Thursday, April 30, 2009

The Critic has, Blogged

There's a nice review of Dead Earth: The Green Dawn here.

Dave and I are working hard to get the sequel novel in print, and we hope to have news very soon.

Wednesday, April 29, 2009

The Truth Behind Swine Flu

(Thanks to Nanci Kalanta)


Currently Watching: In Plain Sight. This is one of Norma’s favorite shows, and we’ve caught up on Season Two. Star Mary McCormack’s lips have gone from hideously overinflated to just kind of rough looking. Check out photos of her from the movie Private Parts or The West Wing series. Nothing wrong with those lips. But she got ‘em all mangled up for In Plain Sight. Thankfully, in the second season, those monster lips are start to return to normal.

Currently reading: Castaways by Brian Keene. Cross Survivor with Richard Laymon’s Beast House and you’ve got a real page-turner. Great fun.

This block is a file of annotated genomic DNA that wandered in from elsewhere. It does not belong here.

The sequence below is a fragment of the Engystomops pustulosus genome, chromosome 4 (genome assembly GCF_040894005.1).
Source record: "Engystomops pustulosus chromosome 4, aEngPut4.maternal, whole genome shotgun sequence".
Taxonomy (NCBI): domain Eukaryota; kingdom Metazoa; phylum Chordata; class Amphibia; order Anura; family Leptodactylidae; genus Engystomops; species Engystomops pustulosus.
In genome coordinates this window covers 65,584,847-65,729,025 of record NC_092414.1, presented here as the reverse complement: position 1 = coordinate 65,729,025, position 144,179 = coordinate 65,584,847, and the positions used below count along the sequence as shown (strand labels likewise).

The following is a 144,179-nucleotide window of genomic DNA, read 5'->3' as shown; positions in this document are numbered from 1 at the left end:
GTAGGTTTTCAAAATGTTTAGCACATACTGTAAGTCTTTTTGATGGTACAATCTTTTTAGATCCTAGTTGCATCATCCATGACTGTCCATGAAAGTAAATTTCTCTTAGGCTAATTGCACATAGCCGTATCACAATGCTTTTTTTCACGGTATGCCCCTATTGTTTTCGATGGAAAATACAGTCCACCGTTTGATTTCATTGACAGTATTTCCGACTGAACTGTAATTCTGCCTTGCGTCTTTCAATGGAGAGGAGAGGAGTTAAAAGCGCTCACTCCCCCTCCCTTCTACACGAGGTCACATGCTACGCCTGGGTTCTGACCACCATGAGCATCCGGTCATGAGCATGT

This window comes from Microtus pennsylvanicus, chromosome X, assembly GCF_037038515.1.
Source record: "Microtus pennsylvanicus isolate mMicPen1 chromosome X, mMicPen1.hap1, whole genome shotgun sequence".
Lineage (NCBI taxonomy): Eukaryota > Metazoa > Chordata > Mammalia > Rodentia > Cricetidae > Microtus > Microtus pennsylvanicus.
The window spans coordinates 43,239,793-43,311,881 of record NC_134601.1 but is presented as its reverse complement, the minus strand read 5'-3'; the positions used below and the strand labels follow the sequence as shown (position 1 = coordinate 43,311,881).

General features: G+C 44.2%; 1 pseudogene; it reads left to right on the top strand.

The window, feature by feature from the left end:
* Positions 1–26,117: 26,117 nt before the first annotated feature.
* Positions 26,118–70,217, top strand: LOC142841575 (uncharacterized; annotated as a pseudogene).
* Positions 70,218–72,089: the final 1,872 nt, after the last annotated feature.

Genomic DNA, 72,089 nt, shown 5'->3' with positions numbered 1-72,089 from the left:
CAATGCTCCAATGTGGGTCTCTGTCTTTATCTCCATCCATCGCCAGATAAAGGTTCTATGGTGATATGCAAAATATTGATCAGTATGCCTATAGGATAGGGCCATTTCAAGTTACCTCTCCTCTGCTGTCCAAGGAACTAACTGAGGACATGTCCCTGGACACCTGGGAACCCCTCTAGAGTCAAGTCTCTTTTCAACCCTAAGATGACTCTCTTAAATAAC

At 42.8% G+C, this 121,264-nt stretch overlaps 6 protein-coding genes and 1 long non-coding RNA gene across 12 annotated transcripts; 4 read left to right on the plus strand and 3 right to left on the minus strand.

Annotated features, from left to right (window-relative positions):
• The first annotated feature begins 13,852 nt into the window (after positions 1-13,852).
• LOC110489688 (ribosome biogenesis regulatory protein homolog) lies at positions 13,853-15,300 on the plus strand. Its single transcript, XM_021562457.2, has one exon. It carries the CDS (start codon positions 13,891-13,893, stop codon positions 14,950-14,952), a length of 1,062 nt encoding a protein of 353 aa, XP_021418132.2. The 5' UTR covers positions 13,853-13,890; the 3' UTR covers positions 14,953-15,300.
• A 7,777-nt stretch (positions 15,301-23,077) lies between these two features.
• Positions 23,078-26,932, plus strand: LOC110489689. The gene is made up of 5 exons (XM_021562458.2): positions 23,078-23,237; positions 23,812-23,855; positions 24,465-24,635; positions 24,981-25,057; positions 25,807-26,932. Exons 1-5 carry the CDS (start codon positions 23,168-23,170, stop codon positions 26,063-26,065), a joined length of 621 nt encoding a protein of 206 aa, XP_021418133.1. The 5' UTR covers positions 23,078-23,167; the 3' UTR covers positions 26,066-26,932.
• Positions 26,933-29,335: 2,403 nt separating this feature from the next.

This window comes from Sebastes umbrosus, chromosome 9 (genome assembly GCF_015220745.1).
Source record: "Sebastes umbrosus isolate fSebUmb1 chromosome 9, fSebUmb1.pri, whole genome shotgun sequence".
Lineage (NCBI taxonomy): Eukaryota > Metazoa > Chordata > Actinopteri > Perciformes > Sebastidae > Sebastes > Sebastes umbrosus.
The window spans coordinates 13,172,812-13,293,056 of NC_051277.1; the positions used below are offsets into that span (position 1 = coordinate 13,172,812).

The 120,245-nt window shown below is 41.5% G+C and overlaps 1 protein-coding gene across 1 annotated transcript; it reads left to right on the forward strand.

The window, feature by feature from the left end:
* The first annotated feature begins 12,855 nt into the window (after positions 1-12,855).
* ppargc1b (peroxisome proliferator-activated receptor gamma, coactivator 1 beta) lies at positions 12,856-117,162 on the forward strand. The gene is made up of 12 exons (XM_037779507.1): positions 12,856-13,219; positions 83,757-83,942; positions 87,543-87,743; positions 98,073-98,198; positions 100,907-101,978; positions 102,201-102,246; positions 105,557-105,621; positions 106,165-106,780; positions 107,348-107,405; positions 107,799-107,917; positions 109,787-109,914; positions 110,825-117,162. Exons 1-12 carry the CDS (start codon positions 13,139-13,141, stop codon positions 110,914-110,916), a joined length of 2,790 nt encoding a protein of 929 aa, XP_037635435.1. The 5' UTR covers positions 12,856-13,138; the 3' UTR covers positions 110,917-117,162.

Here’s an interview with my buddy Ron Fortier, the man who’s working harder than anybody at keeping pulp fiction alive.

Monday, April 27, 2009

Lying to Myself and Other Entertaining Pastimes

I have diabetes.

If you remembered that, you’re one up on me. Oh, I knew it. I simply chose to ignore it for a long time.

I was diagnosed in 2001. For a long time, I was great about monitoring my glucose. I ate the right stuff. I took my medication. I exercised regularly. I tested.

But my insurance didn’t cover testing supplies, so it became easier and easier to say, “I feel pretty good; I’ll test tomorrow” until I wasn’t testing at all. It also was quite simple to say, “That piece of pie I had last night didn’t bother me, so let’s have another one tonight.”

I still took my pills and I still exercised. And I was able to fool myself into thinking everything was fine.

Until I went to Mexico last November.